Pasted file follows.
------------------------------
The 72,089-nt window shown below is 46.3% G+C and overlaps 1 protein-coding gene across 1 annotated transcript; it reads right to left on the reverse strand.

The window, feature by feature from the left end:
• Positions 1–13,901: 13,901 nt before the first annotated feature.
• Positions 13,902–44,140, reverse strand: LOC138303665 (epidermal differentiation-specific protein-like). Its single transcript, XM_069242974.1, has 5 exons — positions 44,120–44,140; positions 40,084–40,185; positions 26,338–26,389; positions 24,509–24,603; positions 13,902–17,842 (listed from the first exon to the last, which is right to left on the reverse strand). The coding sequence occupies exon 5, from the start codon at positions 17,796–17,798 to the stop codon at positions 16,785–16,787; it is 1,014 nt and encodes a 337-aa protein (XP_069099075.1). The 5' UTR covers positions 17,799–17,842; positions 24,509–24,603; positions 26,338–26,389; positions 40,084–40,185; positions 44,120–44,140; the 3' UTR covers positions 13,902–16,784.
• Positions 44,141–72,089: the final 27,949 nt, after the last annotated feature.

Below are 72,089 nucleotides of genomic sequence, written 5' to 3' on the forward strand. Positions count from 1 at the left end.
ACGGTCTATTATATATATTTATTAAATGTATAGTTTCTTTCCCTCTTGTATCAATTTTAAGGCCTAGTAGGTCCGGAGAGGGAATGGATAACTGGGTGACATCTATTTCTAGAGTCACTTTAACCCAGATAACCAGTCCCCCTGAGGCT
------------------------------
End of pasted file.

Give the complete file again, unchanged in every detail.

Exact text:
The 72,089-nt window shown below is 46.3% G+C and overlaps 1 protein-coding gene across 1 annotated transcript; it reads right to left on the reverse strand.

The window, feature by feature from the left end:
• Positions 1–13,901: 13,901 nt before the first annotated feature.
• Positions 13,902–44,140, reverse strand: LOC138303665 (epidermal differentiation-specific protein-like). Its single transcript, XM_069242974.1, has 5 exons — positions 44,120–44,140; positions 40,084–40,185; positions 26,338–26,389; positions 24,509–24,603; positions 13,902–17,842 (listed from the first exon to the last, which is right to left on the reverse strand). The coding sequence occupies exon 5, from the start codon at positions 17,796–17,798 to the stop codon at positions 16,785–16,787; it is 1,014 nt and encodes a 337-aa protein (XP_069099075.1). The 5' UTR covers positions 17,799–17,842; positions 24,509–24,603; positions 26,338–26,389; positions 40,084–40,185; positions 44,120–44,140; the 3' UTR covers positions 13,902–16,784.
• Positions 44,141–72,089: the final 27,949 nt, after the last annotated feature.

Below are 72,089 nucleotides of genomic sequence, written 5' to 3' on the forward strand. Positions count from 1 at the left end.
ACGGTCTATTATATATATTTATTAAATGTATAGTTTCTTTCCCTCTTGTATCAATTTTAAGGCCTAGTAGGTCCGGAGAGGGAATGGATAACTGGGTGACATCTATTTCTAGAGTCACTTTAACCCAGATAACCAGTCCCCCTGAGGCT